Poetics is the theory of literary forms and literary discourse. The term "poetics" comes from the Greek ποιητικός poietikos "pertaining to poetry," "creative, productive," from ποιητός poietos "made," verbal adjective of ποιεῖν poiein "to make."Scholar T. V. F. Brogan identifies three major movements in Western poetics over the past 3,000 years, beginning with the formalist, objectivist Aristotelian tradition. During the Romantic era, poetics tended toward expressionism and emphasized the perceiving subject; the 20th century witnessed a return to the Aristotelian paradigm, followed by trends toward metacriticality, or the establishment of a theory of poetics. Eastern poetics developed with reference to the lyric, as opposed to the mimetic. Poetics is distinguished from hermeneutics by its focus not on the meaning of a text, but rather its understanding of how a text's different elements come together and produce certain effects on the reader. Most literary criticism combines hermeneutics in a single analysis.
Olson, Charles. Projective Verse. New York, NY: Poetry New York. Ciardi, John. How Does a Poem Mean?. Cambridge, MA: The Riverside Press. Drew, Elizabeth. Discovering Poetry. New York: W. W. Norton & Company. Harmon, William. Classic Writings on Poetry. New York: Columbia University Press. Hashmi, Alamgir. "Eponymous Écriture and the Poetics of Reading a Transnational Epic". Dublin Quarterly, 15. Hobsbaum, Philip. Metre and Verse Form. New York: Routledge. ISBN 0-415-12267-8. Kinzie, Mary. A Poet's Guide to Poetry. Chicago: University of Chicago Press. ISBN 0-226-43739-6. Norman, Charles. Poets on Poetry. New York: Collier Books. Original texts from 8 English poets before the 20th Century and from 8 20th Century Americans. Oliver, Mary. A Poetry Handbook. New York: Harcourt Brace & Co. ISBN 0-15-672400-6. Oliver, Mary. Rules for the Dance. Boston: Houghton Mifflin. ISBN 0-395-85086-X. Pinsky, Robert; the Sounds of Poetry. New York: Farrar and Giroux. ISBN 0-374-52617-6. Quinn, Arthur. Figures of Speech. Hillsdale: Lawrence Erlbaum Associates.
ISBN 1-880393-02-6. Iturat, Isidro. Poetics. Brazil: Indrisos.com
Jani Wickholm is a Finnish pop/rock singer. He came in second place on the Finnish MTV3 show Finnish Idols in 2004 after Hanna Pakarinen. Both Wickholm and Pakarinen had worked as truck-drivers. Wickholm's albums have been comparably successful to the albums of Hanna Pakarinen, his debut album Kaikki muuttuu topped the Finnish album chart. Wickholm's second album Alumiinitähdet stayed on the chart for three weeks. Wickholm lives in Jämsä in 2012. Kaikki muuttuu Alumiinitähdet Yhden lauseen mies Ranta-ahon valot Jouluksi kotiin Aivan eri mies "Hukun" "Kaikki muuttuu" "Siivet" "Langennut sinuun" "Alumiinitähdet" "Suomenneito" "Kuu" "Jukeboksin runoilija" "Kaikki muuttuu" "Suomenneito" Official website Jani Wickholm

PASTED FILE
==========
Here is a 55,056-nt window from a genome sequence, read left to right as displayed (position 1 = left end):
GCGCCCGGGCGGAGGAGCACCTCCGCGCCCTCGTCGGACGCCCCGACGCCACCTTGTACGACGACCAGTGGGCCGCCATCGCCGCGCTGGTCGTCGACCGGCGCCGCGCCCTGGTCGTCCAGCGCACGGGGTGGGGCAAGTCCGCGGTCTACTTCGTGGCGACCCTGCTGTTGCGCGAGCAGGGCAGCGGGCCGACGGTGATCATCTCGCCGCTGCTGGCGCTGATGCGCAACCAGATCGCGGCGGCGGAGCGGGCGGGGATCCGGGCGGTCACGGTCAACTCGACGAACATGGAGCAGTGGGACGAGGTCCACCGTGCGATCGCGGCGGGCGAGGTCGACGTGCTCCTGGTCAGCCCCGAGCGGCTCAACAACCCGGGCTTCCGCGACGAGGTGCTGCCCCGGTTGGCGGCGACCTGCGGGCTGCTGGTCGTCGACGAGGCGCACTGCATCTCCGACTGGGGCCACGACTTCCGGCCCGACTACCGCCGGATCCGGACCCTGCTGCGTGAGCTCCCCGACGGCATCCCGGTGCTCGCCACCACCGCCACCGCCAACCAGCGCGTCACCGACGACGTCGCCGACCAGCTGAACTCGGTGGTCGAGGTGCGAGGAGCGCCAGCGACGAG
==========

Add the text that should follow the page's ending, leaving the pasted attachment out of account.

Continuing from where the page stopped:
Philip Alexander Gilchrist is an English footballer and was manager at Woking. He played as a defender. Gilchrist first joined Oxford United from Hartlepool United for £100,000 in February 1995, he soon formed one of the best defensive partnerships seen at The Manor Ground, alongside Matt Elliott, it was this partnership that formed the basis for the promotion winning side of 1995–96. Predominantly left sided, Gilchrist continued to flourish after the sale of Elliott, moved on to Leicester for £500,000 in 1999. In total he had made 201 starts for the U's in scoring eleven goals. Gilchrist was an unused substitute as Leicester won the 2000 Football League Cup Final, he made 23 Premier League starts for Leicester, scoring once in a 2–0 win over Liverpool at Anfield, before moving on to West Bromwich Albion for £500,000 in March 2001. He made his debut for Albion in a 2–1 win over Tranmere Rovers on 25 March 2001, he was a regular during 2001–02, forming part of a solid defence which notched up a club record 27 clean sheets and helping Albion win promotion to the Premiership.
In all, Gilchrist made over 100 appearances for Albion in all competitions. Three years he joined Rotherham United on a month's loan. Gilchrist made his debut for the Millers in a 1–0 defeat away at Derby County on 13 March 2004; the success of his loan spell led to a permanent move. He scored his first and only goal for the club in a 2–1 loss to Burnley in March 2005. Rotherham released Gilchrist in May 2006. Gilchrist returned to Oxford in June 2006 for his second spell at the club, was made club captain. Gilchrist announced his retirement from football on 6 December 2007. However, in May 2008, he was appointed as assistant-manager at Conference National club Woking, where it was shortly after announced he would be registered as a player. In September 2008 it was announced that following the departure of Kim Grant as manager and Andy Cook were to be placed in temporary charge of Woking. On 23 September 2008, he was confirmed as the permanent manager until the end of the season. However, Woking sacked him on 2 April 2009.
Phil Gilchrist at Soccerbase